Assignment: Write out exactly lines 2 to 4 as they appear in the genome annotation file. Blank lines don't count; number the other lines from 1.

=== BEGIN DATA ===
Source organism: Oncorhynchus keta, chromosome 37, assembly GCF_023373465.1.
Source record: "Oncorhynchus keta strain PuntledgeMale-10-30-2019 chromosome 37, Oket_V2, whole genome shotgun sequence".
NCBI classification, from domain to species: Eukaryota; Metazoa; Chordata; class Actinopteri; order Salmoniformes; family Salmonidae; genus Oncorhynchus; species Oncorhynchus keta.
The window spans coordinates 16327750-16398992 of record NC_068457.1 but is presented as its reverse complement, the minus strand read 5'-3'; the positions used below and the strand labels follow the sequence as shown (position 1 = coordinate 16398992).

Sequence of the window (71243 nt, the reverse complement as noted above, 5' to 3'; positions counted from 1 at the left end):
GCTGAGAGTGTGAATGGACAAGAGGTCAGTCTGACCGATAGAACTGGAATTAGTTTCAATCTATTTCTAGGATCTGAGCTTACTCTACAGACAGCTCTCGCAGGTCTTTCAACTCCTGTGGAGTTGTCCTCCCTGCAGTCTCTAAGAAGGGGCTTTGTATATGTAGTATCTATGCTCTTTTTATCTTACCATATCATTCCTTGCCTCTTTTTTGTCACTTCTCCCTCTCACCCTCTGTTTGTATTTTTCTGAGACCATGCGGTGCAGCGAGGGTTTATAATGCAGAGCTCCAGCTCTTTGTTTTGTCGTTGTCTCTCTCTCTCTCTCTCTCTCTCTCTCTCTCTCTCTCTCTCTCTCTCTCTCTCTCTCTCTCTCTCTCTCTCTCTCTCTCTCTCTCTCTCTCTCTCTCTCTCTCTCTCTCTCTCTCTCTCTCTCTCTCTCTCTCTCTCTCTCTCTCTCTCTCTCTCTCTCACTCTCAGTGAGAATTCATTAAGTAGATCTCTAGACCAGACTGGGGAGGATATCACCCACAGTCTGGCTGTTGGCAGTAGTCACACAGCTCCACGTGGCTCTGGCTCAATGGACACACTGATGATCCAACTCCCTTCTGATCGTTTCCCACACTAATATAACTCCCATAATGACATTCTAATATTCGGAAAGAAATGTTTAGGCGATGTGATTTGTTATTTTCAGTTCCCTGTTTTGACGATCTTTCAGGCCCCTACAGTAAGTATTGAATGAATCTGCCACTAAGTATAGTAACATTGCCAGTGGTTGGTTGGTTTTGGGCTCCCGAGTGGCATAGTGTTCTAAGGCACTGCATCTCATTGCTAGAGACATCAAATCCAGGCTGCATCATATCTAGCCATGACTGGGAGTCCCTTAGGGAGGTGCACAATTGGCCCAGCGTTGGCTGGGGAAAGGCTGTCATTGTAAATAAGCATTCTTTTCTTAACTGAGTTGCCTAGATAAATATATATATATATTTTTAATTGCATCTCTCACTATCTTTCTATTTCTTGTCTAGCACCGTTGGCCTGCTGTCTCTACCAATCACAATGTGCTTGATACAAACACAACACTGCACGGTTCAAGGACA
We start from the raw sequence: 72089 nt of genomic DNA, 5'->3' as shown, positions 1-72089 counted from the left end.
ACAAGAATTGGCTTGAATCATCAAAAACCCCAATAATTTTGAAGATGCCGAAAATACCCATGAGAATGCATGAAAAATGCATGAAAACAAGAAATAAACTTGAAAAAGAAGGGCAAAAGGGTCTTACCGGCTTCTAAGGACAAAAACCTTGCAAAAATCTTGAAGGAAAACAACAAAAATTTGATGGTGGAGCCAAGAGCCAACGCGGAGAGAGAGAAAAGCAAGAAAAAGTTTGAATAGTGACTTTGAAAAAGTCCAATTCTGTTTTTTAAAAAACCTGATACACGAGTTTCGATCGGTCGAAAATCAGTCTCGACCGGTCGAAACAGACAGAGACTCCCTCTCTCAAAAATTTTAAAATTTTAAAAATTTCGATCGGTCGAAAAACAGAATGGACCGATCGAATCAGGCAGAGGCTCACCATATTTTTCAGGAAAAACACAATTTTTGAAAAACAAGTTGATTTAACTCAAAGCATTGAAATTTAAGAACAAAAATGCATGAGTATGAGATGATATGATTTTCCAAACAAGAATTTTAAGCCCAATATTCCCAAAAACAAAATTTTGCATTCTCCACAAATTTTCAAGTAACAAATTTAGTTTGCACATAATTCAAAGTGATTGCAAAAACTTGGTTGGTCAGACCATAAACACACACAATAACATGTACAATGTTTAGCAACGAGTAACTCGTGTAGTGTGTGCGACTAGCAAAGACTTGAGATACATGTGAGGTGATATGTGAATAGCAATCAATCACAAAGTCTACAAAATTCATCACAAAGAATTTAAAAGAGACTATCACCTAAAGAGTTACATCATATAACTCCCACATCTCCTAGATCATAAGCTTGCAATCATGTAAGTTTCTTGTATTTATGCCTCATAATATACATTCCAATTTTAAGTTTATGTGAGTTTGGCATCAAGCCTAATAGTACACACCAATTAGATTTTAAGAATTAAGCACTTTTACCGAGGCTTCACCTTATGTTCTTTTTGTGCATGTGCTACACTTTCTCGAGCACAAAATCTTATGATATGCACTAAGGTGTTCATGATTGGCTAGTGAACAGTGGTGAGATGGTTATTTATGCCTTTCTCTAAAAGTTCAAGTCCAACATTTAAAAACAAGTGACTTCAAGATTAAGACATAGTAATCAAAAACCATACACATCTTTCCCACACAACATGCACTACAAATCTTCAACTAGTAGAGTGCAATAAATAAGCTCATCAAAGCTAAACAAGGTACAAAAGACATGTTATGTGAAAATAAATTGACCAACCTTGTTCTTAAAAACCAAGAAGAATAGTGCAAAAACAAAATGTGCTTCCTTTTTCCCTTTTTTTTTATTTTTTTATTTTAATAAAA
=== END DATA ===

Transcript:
Source record: "Oncorhynchus keta strain PuntledgeMale-10-30-2019 chromosome 37, Oket_V2, whole genome shotgun sequence".
NCBI classification, from domain to species: Eukaryota; Metazoa; Chordata; class Actinopteri; order Salmoniformes; family Salmonidae; genus Oncorhynchus; species Oncorhynchus keta.
The window spans coordinates 16327750-16398992 of record NC_068457.1 but is presented as its reverse complement, the minus strand read 5'-3'; the positions used below and the strand labels follow the sequence as shown (position 1 = coordinate 16398992).